The U.S. Congress will refuse to release $1.3 billion in U.S. aid for Egypt’s military if the authorities’ maintain their “assault” on pro-democracy groups, a prominent lawmaker warned today.
“We want to send a clear message to the Egyptian military that the days of blank checks are over,” said Senator Patrick Leahy (D-Vt.), chairman of the powerful Senate Appropriations Committee’s Subcommittee on the State Department and Foreign Operations.
“We value the relationship and will provide substantial amounts of aid, but not unconditionally. They must do their part to support the transition to civilian government,” says the architect of new provisions governing military assistance to Egypt, which require the State Department to certify that Egypt’s government is “supporting the transition to civilian government,” including free and fair elections; policies to protect freedom of expression, association, and religion, and rule of law.
“If the assault against international and Egyptian nongovernmental organizations continues, several of the requirements for certification could not be met,” said Leahy.
Egypt’s authorities have slapped a travel ban on several foreign nationals, including U.S. citizens. The travel restrictions are widely considered a prelude to the prosecution of Egyptian and foreign pro-democracy activists, following security forces’ December 29 raids on seventeen pro-democracy NGOs, including three U.S.-based and government funded groups: Freedom House, the International Republican Institute, and the National Democratic Institute.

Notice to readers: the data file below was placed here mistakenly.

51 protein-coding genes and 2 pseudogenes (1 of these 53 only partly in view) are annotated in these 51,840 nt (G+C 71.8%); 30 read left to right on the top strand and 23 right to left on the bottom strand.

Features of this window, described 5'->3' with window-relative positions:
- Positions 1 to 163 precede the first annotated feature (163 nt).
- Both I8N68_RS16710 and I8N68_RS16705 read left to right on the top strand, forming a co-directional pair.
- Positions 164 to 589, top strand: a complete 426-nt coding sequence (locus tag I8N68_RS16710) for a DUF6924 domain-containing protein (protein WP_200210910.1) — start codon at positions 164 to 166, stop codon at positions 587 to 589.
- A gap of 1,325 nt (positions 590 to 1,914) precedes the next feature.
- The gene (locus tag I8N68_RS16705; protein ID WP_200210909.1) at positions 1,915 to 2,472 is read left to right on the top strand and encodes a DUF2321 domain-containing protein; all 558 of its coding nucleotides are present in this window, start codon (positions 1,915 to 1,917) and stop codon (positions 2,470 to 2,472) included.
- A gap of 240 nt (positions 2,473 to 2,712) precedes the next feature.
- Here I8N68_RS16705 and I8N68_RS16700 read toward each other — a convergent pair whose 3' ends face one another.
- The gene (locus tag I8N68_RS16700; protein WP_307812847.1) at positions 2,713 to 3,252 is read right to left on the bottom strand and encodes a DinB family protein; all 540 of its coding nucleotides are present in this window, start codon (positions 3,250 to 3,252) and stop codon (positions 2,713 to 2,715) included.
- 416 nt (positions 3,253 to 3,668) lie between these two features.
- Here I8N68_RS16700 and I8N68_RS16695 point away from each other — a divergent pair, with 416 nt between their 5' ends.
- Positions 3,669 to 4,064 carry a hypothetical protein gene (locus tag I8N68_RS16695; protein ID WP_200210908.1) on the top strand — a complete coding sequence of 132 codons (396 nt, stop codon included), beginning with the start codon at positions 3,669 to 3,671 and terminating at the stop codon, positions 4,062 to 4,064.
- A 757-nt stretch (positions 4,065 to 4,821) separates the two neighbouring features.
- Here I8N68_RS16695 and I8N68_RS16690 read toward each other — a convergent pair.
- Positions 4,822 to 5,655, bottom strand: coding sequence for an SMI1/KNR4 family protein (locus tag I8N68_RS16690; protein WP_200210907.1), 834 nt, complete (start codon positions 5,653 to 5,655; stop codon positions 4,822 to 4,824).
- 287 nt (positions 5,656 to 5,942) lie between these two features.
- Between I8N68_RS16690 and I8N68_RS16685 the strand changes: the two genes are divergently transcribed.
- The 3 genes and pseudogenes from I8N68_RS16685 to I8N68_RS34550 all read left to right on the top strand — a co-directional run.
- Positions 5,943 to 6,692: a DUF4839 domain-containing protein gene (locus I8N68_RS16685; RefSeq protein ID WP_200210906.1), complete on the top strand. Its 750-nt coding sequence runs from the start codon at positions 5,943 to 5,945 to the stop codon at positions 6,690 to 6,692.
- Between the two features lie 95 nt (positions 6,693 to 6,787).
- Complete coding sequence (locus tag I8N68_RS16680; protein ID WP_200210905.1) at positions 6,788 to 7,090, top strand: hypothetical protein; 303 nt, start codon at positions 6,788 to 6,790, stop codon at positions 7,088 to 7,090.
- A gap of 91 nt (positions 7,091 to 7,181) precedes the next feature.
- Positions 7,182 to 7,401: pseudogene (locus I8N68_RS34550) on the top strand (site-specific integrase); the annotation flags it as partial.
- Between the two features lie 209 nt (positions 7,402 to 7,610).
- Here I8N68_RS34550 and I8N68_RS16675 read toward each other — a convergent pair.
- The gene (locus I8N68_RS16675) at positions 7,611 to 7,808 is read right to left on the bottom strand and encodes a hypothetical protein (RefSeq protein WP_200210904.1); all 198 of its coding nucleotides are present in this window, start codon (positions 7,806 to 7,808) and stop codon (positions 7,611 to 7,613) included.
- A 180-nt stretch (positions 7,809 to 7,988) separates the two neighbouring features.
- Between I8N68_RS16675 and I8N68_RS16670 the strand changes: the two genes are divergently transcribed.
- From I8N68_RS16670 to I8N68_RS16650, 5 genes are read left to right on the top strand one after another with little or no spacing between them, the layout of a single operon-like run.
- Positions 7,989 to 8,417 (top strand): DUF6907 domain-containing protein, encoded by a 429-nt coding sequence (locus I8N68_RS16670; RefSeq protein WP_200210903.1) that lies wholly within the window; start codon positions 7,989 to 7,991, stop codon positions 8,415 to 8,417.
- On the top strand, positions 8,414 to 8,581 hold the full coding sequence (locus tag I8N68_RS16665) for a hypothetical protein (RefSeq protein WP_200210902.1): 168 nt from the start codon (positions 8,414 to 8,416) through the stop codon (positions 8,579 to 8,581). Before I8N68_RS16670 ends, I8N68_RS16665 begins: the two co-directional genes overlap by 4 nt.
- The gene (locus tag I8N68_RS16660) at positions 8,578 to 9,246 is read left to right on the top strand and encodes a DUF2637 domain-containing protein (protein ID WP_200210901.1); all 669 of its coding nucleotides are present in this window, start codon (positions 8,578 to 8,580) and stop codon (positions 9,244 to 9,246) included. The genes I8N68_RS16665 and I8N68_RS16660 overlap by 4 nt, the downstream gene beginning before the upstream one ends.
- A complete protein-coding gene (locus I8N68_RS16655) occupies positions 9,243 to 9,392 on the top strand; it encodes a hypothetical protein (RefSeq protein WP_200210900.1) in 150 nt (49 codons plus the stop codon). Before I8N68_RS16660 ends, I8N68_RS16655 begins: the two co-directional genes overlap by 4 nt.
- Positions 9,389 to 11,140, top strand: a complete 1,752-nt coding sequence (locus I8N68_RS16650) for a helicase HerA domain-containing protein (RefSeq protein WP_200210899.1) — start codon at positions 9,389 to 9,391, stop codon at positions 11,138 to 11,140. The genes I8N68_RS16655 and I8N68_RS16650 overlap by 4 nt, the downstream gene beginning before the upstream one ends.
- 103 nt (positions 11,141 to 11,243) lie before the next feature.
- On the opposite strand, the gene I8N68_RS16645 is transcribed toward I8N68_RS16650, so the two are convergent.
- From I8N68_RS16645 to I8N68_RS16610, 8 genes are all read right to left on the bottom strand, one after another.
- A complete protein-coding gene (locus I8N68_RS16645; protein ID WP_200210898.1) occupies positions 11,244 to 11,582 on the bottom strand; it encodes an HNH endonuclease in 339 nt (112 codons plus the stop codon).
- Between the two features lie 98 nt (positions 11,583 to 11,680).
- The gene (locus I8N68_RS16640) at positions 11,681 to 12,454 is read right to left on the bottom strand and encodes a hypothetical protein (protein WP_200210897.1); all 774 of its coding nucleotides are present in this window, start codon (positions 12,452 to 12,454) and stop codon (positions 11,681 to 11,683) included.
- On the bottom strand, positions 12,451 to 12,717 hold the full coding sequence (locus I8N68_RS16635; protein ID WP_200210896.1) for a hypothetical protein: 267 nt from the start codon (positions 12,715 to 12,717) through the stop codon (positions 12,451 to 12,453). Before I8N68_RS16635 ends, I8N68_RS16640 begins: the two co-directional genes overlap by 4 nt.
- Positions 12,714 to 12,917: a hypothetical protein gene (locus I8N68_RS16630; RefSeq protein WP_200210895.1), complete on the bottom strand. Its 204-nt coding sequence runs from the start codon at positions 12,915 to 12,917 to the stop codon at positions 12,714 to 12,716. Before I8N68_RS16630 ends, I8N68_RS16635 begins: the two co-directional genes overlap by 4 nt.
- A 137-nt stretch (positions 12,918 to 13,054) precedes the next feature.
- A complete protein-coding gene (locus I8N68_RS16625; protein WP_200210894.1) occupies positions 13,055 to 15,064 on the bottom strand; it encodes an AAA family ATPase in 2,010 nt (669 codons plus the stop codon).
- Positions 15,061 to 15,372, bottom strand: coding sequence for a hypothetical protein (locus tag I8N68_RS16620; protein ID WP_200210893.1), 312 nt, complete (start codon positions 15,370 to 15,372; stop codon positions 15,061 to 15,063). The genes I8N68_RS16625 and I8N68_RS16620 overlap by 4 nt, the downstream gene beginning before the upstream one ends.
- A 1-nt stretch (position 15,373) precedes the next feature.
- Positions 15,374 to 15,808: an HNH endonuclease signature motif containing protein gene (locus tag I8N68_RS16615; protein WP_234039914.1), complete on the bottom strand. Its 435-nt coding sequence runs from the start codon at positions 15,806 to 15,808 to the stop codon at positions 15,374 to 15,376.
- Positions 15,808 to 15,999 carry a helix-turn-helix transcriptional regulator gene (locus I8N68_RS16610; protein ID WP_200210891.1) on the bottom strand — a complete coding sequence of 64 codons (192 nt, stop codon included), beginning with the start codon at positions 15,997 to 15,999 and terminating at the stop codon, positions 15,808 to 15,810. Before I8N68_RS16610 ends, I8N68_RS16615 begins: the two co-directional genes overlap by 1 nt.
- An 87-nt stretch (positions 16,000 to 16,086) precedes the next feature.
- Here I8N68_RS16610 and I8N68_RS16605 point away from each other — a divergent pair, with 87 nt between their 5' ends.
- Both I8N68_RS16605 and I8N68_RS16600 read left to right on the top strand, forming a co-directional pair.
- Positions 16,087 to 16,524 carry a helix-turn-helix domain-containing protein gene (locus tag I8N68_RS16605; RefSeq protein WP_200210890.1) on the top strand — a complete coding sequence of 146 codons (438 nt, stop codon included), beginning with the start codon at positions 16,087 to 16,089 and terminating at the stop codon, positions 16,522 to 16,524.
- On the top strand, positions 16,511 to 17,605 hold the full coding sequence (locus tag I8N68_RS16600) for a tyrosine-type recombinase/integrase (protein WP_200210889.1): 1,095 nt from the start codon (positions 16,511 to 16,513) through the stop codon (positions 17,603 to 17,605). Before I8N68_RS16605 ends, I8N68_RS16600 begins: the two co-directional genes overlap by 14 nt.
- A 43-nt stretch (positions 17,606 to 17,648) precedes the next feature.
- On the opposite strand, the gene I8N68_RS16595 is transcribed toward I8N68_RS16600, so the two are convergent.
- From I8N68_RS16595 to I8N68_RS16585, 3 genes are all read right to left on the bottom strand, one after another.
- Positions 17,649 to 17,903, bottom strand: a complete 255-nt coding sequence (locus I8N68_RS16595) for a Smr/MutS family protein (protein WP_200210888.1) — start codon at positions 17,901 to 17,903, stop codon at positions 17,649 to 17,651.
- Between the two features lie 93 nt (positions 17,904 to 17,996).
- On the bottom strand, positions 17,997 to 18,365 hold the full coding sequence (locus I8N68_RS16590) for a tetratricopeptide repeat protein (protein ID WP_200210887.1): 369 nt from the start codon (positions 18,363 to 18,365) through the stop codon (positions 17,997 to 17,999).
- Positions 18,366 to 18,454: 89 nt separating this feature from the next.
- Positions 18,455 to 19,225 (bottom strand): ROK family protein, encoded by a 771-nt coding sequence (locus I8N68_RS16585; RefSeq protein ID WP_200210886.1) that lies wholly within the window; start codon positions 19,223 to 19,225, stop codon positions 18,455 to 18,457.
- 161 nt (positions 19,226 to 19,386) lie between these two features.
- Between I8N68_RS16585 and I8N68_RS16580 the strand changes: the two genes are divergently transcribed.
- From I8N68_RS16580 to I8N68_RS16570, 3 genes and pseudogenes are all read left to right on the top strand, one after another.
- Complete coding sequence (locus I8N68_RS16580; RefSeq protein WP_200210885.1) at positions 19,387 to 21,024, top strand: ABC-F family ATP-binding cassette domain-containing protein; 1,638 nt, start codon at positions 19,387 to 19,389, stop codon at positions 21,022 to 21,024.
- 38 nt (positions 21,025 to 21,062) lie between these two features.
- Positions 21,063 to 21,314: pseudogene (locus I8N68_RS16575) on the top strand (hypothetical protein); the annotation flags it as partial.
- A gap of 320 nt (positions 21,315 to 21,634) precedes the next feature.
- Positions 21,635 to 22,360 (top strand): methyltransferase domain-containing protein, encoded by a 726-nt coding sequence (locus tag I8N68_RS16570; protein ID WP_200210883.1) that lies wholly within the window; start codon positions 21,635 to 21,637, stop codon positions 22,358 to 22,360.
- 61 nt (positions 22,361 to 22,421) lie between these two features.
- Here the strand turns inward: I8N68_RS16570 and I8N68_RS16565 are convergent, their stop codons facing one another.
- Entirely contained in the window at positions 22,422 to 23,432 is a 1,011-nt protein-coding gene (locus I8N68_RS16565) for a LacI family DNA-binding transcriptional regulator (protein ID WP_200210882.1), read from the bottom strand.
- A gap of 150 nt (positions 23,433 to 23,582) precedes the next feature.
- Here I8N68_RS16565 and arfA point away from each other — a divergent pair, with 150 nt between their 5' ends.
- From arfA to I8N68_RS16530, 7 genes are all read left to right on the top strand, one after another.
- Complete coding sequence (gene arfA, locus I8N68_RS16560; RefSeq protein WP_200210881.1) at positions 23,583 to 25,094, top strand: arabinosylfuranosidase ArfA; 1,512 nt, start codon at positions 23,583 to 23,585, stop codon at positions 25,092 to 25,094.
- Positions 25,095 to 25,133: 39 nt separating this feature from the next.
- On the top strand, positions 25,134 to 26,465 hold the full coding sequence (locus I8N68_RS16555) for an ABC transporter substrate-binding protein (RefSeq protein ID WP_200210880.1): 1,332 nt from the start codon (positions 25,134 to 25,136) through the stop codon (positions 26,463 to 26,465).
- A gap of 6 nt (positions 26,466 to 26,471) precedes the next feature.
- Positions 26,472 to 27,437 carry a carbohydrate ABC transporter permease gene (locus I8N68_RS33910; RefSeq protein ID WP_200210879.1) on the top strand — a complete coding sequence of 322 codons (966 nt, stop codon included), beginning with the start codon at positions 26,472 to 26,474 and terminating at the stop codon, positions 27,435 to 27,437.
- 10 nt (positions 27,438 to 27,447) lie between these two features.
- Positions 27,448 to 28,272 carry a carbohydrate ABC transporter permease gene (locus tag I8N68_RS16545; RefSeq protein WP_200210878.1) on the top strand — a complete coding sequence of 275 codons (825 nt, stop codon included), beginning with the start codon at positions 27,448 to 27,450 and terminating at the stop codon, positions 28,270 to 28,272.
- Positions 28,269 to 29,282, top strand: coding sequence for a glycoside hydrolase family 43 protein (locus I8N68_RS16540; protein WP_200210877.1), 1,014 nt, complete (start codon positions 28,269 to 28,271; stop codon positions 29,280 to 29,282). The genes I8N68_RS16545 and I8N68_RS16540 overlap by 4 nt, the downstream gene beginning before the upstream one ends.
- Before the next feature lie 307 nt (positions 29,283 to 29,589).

The dispute is threatening to undermine U.S.-Egyptian relations and jeopardize assistance to other transitions.
Singling out Minister of International Cooperation, Fayza Aboul Naga, the purported architect of the attacks, Leahy says that “no future U.S. Government funds should be provided to or through that ministry as long as she is in charge.”
In a forceful statement, the senator rejects the Egyptian authorities’ “spurious charge” that the NGOs were operating without permission and dismissed claims that the groups were unregistered as “a transparently specious excuse for shutting them down.”
Leahy is equally dismissive of Egyptian officials’ claims to be upholding the rule of law, observing that “the complaint against these organizations was issued by a minister with no direct authority over legal matters.”
The Muslim Brotherhood this week backed the government’s attack on pro-democracy groups as a legitimate attempt to foil foreign interference in Egypt’s domestic affairs.
Leahy rejects such claims, noting that a “negative propaganda campaign was unleashed in the state-controlled media” against pro-democracy groups.
The official propaganda campaign has been successful in swinging public opinion against foreign-linked NGOs, observers suggest, and also enjoys tacit support from the Muslim Brotherhood as well as some of the old established ‘liberal’ parties, especially the Wafd, which fear the emergence of new democratic forces.
“There is abundant misinformation about the work of the American-based organizations, with some Egyptian officials accusing them – without offering any evidence – of trying to subvert Egypt’s political process,” Leahy observes.
“Without belaboring the point, their work was no secret as they had nothing to hide,” Leahy continues. “They were helping to build the capacity of Egyptian organizations engaged in peaceful work for democracy and human rights, supporting the development of political parties, and working with Egyptian groups to provide non-partisan voter education.”